‘Invisible Roots and Legends’ exhibit to visit Alderson

Railroad crew in Alderson identified as Everett Terry (left), Edd Weekley, Clarence “Shorty” McGraw, Mr. Bowen (foreman), Paul Sears, Jack Raines and Junior Page. Back Row: Hubert Crawford.

The “Invisible Roots and Legends: A Photographic View of African American History in Greenbrier Valley, West Virginia” exhibit will open on June 28 at the visitors center in Alderson.

It will be open daily from June 28-July 9 from 1-5 p.m. Greenbrier Historical Society Board Member Janice Cooley has curated this unique exhibit of African American history in the Greenbrier Valley and will be installing portions of it in the Alderson Visitor Center.

Cooley said, “I have a passion for the history of African Americans in this area. My own roots go deep here and I realized that so many of my contemporaries as well as the younger generations had no idea of the struggles and achievements of our ancestors.  If this information is not preserved, it will soon be lost.” Cooley has received state-wide recognition for this exhibit.

Photography really came into its own during the Civil War. Before then, there were few photographs of anyone or thing and almost none of African Americans. Even after the Civil War and for many years, photographs remained the purview of the wealthy and there are few photographs of those who were considered second class citizens. Finding photographs which exist and using them to tell the heretofore “invisible” history of African Americans in the Greenbrier Valley is the mission of the “Invisible Roots and Legends: A Photographic View of African American History in Greenbrier Valley, West Virginia” exhibit.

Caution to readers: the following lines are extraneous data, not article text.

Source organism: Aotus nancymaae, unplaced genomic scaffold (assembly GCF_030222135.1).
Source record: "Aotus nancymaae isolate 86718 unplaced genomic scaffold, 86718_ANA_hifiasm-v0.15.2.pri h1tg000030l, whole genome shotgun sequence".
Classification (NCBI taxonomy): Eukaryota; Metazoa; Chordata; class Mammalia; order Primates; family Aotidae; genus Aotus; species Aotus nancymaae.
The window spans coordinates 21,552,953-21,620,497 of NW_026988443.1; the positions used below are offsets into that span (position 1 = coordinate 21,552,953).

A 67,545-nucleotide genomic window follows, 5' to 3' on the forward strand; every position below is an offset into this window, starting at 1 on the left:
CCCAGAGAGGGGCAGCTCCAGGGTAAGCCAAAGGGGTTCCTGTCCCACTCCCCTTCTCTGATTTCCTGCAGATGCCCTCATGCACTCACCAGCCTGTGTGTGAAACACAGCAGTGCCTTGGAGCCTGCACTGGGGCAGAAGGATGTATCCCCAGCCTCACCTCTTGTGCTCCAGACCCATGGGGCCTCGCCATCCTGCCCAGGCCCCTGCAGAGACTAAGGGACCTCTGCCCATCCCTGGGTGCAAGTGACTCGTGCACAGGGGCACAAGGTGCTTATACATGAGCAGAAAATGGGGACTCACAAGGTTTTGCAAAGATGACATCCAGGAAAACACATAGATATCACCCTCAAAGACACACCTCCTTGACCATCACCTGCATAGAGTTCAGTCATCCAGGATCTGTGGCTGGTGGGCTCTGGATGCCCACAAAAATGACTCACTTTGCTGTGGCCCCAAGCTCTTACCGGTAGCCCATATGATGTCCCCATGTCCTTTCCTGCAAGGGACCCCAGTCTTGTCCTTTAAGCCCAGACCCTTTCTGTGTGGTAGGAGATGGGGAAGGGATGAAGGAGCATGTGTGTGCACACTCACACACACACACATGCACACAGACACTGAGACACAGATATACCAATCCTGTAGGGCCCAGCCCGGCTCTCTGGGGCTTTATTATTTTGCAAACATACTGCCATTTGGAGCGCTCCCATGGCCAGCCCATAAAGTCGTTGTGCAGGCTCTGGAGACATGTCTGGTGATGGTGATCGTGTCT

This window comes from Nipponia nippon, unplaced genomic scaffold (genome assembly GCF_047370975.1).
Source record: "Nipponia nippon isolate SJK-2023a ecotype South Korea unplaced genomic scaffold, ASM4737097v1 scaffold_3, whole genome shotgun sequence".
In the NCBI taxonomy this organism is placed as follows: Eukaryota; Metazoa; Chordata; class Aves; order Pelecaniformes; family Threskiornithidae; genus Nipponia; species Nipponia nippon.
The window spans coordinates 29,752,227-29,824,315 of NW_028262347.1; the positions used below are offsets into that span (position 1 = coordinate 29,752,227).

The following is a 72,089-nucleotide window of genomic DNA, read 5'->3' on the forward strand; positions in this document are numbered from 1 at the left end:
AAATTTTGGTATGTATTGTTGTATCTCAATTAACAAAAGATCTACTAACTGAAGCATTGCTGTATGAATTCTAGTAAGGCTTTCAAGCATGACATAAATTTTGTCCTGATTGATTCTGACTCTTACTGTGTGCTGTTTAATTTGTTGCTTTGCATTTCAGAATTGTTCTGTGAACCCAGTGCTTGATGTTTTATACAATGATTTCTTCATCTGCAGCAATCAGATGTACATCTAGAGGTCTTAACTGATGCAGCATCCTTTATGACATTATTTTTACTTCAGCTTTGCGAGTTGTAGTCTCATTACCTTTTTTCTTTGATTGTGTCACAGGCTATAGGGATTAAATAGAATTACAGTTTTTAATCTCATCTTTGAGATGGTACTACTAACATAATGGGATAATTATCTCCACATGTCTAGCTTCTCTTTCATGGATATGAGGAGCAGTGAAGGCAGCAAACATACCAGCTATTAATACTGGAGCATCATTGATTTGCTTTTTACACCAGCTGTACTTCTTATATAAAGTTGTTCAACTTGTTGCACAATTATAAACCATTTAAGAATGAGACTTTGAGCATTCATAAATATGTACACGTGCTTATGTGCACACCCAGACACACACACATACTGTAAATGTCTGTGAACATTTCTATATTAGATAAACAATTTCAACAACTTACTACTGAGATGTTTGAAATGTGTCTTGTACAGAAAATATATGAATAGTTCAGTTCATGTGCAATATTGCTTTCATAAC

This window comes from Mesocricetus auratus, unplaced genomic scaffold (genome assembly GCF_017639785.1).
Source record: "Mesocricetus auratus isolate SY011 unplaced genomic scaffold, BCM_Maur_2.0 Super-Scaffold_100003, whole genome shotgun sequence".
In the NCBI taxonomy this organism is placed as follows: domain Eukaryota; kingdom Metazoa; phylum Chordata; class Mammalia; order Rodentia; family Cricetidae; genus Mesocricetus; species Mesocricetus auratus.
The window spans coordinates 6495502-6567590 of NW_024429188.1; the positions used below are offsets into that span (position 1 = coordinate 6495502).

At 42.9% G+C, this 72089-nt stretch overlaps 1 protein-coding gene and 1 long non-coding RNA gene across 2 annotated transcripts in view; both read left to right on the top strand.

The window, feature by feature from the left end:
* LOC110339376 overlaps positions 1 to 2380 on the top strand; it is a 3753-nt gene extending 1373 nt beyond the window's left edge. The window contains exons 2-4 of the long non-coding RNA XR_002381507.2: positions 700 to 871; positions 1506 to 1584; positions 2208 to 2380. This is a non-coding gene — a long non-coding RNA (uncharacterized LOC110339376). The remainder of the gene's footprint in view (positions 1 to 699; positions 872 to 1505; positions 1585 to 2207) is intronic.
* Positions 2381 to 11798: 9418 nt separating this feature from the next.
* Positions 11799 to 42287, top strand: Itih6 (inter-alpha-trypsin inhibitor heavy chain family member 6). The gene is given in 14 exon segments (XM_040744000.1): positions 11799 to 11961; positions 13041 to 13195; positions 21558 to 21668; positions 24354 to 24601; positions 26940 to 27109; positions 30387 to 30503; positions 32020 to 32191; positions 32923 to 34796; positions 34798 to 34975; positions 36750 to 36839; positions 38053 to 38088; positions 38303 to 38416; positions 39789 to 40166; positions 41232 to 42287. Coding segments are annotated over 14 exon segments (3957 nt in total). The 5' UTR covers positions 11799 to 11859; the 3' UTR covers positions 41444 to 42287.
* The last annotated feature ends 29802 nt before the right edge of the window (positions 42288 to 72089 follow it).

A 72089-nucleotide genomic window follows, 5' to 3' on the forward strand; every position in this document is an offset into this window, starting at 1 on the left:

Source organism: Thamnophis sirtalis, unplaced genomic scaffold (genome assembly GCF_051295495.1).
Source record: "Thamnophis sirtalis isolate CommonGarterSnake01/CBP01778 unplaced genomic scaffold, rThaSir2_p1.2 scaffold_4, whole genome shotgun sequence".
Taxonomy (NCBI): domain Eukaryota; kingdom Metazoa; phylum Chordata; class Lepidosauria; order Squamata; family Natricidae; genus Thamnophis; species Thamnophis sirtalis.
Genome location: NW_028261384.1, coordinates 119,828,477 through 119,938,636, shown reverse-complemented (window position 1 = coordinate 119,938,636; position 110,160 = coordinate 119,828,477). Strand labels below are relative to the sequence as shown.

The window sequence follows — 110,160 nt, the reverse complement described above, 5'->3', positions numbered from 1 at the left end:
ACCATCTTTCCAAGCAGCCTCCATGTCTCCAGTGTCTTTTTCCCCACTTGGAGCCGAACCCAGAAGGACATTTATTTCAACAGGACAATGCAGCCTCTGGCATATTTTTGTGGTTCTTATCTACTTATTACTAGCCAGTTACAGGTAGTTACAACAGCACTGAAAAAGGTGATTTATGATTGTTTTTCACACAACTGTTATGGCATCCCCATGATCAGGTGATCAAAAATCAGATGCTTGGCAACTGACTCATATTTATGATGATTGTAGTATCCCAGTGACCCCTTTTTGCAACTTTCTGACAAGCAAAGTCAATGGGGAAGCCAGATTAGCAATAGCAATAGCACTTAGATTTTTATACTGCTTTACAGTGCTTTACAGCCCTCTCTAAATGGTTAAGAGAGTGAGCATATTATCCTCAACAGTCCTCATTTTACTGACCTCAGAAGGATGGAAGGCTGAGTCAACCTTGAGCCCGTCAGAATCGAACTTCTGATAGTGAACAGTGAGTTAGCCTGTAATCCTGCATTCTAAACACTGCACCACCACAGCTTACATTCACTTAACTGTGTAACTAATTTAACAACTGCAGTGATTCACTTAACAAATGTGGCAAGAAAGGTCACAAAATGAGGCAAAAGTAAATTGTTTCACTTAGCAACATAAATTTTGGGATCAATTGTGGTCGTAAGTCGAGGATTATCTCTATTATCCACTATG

The exhibit will consist of a collection of photographs and descriptions, from post-Civil War to today, of African Americans who have contributed to the growth and development of this area in business, religion, education, sports, politics, and entertainment as well as general family life.

Mayor Travis Copenhaver said, “I am excited to have this exhibit in Alderson at our visitors center during the July 4th Celebration. Alderson would not be what it is today without the contributions of our African American citizens, including our most famous one – Bricktop, the internationally known jazz entertainer.”

Sponsored by Alderson Main Street, the exhibit will be open daily from 1-5 p.m. June 28-July 9 at the Alderson Visitors Center.

more recommended stories